The Academy Awards are the most prominent film award in the United States. The Awards are granted by the Academy of Motion Picture Arts and Sciences, a professional honorary organization which as of 2003 had a voting membership of 5816, with actors, with a membership of 1311, making up the largest voting block.

Academy Awards are nicknamed "Oscars", which is also the nickname of the statuette (the name is said to have been born when Academy librarian Margaret Herrick saw the statuette on a table and said: "It looks just like my uncle Oscar!"). The awards were first given at a banquet in the Blossom Room of the Hollywood Roosevelt Hotel on May 16, 1929 but there was little suspense since the winners of the awards had already been announced three months earlier on February 18. To qualify, a film had to open in Los Angeles during the twelve months ending on July 31 of the preceding year. The 1934 and later awards have all been based on openings in the previous calendar year. The 1932-33 awards were based on a 17-month qualifying period. The "opened in Los Angeles" clause allowed Charlie Chaplin to win his only voted Oscar for Limelight which was made in 1952, but did not open until 1972.

The awards night itself is an elaborate extravaganza, with the invited guests walking up the red carpet in the creations of the most prominent fashion designers (who usually loan them to the stars to gain publicity). The awards ceremony is televised around the world. The 2004 awards ceremony will be produced by Joe Roth.

The judging process and criteria for the awards themselves is the subject of much discussion. The Academy includes a preponderance of, as Charles Taylor, film critic for describes it, "elderly and (aesthetically) conservative" members. Certain genres of film, such as historical epics (and specifically ones about World War II), seem to appeal to the voters. There is also a wide belief that awards are given for "political" reasons - for instance, rewarding an artist whose career has included many good works but has not thus far received an Academy Award. Less subjectively, it is clear that movie studios spend large amounts of money on campaigns to get their films Oscars - Miramax being the most widely-discussed (and arguably successful) studio at this at present. Such influence is nothing new - it is widely believed that the early media mogul William Randolph Hearst ran a campaign to ensure that Citizen Kane, a film regarded by many as the greatest of all time - did not receive Oscars (it received only one, despite nominations in nine categories).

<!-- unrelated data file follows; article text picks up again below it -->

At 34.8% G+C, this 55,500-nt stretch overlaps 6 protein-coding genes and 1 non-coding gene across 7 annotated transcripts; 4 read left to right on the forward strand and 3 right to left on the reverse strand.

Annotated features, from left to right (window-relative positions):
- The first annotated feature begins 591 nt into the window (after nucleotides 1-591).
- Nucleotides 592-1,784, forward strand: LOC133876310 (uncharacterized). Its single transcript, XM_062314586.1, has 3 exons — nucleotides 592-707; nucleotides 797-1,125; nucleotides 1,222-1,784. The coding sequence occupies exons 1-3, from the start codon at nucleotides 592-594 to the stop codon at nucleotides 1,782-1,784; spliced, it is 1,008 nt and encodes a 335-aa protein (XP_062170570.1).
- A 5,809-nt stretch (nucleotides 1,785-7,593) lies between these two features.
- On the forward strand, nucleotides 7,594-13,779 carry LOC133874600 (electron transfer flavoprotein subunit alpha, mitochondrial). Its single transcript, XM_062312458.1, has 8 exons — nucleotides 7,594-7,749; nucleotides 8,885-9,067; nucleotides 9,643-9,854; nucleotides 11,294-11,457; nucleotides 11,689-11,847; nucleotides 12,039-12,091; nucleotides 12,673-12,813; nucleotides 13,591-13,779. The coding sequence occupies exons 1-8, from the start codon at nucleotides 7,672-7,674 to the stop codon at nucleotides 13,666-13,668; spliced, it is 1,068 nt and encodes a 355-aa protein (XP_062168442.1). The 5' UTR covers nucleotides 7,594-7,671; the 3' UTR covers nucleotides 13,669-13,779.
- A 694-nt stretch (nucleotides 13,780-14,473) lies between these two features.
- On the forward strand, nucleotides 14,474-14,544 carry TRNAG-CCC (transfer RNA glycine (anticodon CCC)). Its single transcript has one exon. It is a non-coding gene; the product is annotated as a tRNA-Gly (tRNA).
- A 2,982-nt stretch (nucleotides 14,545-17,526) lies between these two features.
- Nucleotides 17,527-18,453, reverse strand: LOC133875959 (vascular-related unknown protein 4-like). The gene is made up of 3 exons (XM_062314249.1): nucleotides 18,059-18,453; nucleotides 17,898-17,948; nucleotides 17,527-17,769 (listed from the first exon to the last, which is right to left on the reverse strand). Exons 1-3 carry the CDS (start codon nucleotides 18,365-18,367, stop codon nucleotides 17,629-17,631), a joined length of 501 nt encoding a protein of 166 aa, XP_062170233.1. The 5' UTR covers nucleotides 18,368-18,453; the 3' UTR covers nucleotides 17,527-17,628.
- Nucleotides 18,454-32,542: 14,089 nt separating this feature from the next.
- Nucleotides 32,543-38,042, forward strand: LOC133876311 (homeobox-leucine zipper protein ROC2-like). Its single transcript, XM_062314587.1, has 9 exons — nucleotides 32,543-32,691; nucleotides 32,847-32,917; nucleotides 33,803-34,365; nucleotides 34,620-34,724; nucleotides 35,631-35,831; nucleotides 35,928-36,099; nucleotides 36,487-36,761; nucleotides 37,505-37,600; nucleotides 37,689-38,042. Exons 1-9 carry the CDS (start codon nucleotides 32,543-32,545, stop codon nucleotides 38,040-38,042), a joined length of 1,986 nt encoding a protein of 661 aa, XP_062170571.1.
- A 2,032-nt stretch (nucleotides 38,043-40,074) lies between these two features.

Academy Award rules are reviewed annually. Recent rule changes include the following:

  • For 2003, the category names for the writing awards were simplified. The “Screenplay Based on Material Previously Produced or Published” category was renamed the “Adapted Screenplay” category. The category of “Screenplay Written Directly for the Screen” was renamed “Original Screenplay.”
  • For 2002, a new category, Best Animated Feature, was established.
  • As of 2001, a film cannot appear on the Internet before its theatrical release and be eligible for an Oscar.
  • In 2000 (and again in 2003), rules were tightened to restrict Best Picture nominations and awards to producers who actually functioned as producers. Up to three producers are allowed per film. The 1998 Best Picture Oscar went to five producers for Shakespeare in Love.

Awards are given in many categories, including the following: Special Awards:

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